* Any views expressed in this article are those of the author and not of Thomson Reuters Foundation.Corruption takes many forms: Which areas do EU states perform well and which are ripe for reform?
The European Union (EU) is taking a hard look at corruption in its midst, having recently published its first-ever corruption monitoring report. The results are striking: the estimated cost of corruption in the EU’s 28 member states equals €120 billion, a figure nearing the EU's annual budget.
A sense of corruption problems in Europe has been pervasive in the news. In Spain, Princess Cristina and her husband have been embroiled in a case centered on the alleged embezzlement of €6 million in public funds. In the Czech Republic, Prime Minister Petr Necas resigned after a scandal involving illegal surveillance and graft. He has been recently charged with bribery for offering state posts to former opposition members in return for them leaving office. In Italy, former premier Silvio Berlusconi is back in court (again) on charges of giving a €3million bribe to an opposition politician to switch sides. And the Romanian Parliament voted to exempt top politicians from corruption liability.
Not surprisingly, popular perceptions of corruption captured in the report are rather dire. Three-quarters of surveyed respondents think that corruption is widespread in their country. This perception is the highest in Greece (99 percent), Italy (97 percent ), Lithuania, Spain, and the Czech Republic (95 percent in each). In addition to political corruption, public procurement and management of state-owned companies give rise to elevated levels of corruption perceptions, especially in the private sector. At least four out of 10 companies believe corruption, including patronage and nepotism, is a problem for doing business. The percentage of companies that perceive corruption as detrimental to their businesses is even higher in specific sectors: 50 percent in construction and 33 percent in telecoms/IT companies. The report also notes, “The smaller the company, the more often corruption and nepotism appears as a problem for doing business.”
Despite such high levels of corruption perceptions, averaging 74 percent for the EU as a whole, personal experience with corruption is much lower. Just 8 percent of Europeans say they have experienced or witnessed corruption in the past 12 months. At the same time, there is a sizable variation in corruption experience across the EU, with the newer members faring worse. Respondents are least likely to say they have experienced or witnessed corruption in Finland and Denmark (3 percent in each), while most likely to say so in Lithuania (25 percent), Slovakia (21 percent), and Poland (16 percent). Corruption is perceived as widespread in the new member countries: 82 percent in Poland, 89 percent in Hungary and 90 percent in Slovakia.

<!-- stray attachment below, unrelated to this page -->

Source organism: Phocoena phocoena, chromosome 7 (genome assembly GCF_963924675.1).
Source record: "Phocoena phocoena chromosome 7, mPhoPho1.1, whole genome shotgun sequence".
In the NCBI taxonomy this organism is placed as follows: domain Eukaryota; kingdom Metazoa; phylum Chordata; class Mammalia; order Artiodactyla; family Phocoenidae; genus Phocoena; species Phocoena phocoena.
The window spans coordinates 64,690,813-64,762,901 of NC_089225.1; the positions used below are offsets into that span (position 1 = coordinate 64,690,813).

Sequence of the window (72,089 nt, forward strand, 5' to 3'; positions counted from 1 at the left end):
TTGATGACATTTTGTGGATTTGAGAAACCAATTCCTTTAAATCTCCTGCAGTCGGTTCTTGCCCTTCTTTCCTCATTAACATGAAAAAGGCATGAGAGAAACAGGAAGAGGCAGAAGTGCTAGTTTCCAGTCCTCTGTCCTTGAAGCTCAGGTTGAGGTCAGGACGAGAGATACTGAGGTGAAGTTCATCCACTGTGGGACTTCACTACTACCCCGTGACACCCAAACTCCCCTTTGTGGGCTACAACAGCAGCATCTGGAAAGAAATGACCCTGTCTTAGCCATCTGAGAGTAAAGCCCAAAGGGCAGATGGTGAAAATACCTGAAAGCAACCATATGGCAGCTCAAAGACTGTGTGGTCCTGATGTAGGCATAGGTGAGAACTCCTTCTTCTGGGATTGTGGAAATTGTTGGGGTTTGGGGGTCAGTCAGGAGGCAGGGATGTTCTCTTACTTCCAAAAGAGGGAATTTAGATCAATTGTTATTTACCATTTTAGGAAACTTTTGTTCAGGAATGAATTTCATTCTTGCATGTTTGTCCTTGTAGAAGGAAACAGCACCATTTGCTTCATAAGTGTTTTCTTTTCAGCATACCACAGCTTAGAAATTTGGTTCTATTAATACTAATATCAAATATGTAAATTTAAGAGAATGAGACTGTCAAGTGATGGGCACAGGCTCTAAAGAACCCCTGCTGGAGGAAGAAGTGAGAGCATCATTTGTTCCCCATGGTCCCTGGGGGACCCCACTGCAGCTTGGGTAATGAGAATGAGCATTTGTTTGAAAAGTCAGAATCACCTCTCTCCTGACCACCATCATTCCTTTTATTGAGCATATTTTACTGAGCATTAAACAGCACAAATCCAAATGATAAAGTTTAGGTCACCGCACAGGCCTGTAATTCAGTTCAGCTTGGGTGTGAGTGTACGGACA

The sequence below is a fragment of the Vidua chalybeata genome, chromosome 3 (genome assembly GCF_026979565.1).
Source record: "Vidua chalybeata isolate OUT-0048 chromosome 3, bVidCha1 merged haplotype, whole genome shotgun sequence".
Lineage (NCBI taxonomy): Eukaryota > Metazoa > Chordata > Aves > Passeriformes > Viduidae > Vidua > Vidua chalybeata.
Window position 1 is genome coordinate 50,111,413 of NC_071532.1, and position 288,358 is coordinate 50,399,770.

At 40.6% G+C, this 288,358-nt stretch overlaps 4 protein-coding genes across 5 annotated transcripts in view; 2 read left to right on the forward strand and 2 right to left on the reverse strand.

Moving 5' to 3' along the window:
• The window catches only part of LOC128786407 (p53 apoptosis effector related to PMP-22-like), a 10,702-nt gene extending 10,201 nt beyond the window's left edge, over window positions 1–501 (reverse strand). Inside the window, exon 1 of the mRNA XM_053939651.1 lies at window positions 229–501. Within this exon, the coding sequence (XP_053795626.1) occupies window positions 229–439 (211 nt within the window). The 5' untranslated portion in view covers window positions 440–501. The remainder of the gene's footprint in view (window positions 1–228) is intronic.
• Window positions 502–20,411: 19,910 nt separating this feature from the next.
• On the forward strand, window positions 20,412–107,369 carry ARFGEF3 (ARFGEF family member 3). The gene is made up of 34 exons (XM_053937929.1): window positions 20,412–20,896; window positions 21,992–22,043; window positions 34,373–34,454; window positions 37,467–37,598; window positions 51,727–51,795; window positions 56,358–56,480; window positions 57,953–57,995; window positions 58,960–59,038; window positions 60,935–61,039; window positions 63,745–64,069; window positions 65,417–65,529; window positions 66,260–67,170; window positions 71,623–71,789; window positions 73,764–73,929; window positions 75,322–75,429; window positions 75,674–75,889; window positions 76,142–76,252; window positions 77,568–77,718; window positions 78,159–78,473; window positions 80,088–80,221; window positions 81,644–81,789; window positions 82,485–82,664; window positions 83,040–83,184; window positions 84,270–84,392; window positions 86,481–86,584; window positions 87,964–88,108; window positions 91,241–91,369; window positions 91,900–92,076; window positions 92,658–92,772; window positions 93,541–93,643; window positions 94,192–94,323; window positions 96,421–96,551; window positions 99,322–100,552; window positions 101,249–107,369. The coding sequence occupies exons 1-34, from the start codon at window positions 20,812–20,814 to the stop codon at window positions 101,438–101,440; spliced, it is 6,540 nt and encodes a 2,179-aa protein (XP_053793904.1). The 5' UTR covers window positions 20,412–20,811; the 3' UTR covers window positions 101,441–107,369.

Similarly, the general perception of bribery across the EU is significantly higher than the actual experience. Respondents in best-performing Denmark, Finland, Luxembourg, and Sweden — where the number of people who think that corruption is widespread ranges from 20 to 44 percent — indicated that they had been expected to pay a bribe in less than 1 percent of cases. Again, the new EU members show higher shares of respondents who had personal experience with bribery: Hungary 13 percent, Slovakia 14 percent, and Poland 15 percent. In these countries, there are particularly high instances of bribery in the healthcare industry. However, less than 1 percent of respondents said that they have experienced bribery involving police, customs, politicians, or the justice system, which are in line with Western Europe responses.
Commenting on the results of the report, EU Commissioner for Home Affairs Cecilia Malmström said, "Corruption undermines citizens' confidence in democratic institutions and the rule of law, it hurts the European economy and deprives States from much-needed tax revenue. Member States have done a lot in recent years to fight corruption, but today’s Report shows that it is far from enough.”
With petty bribery largely under control, the areas most ripe for reform are financing of political parties, the absence of adequate rules for public official asset disclosure and a consistent definition of the term “public official”, and flawed public procurement. The next edition of the report is due in two years. Will there be improvements to highlight?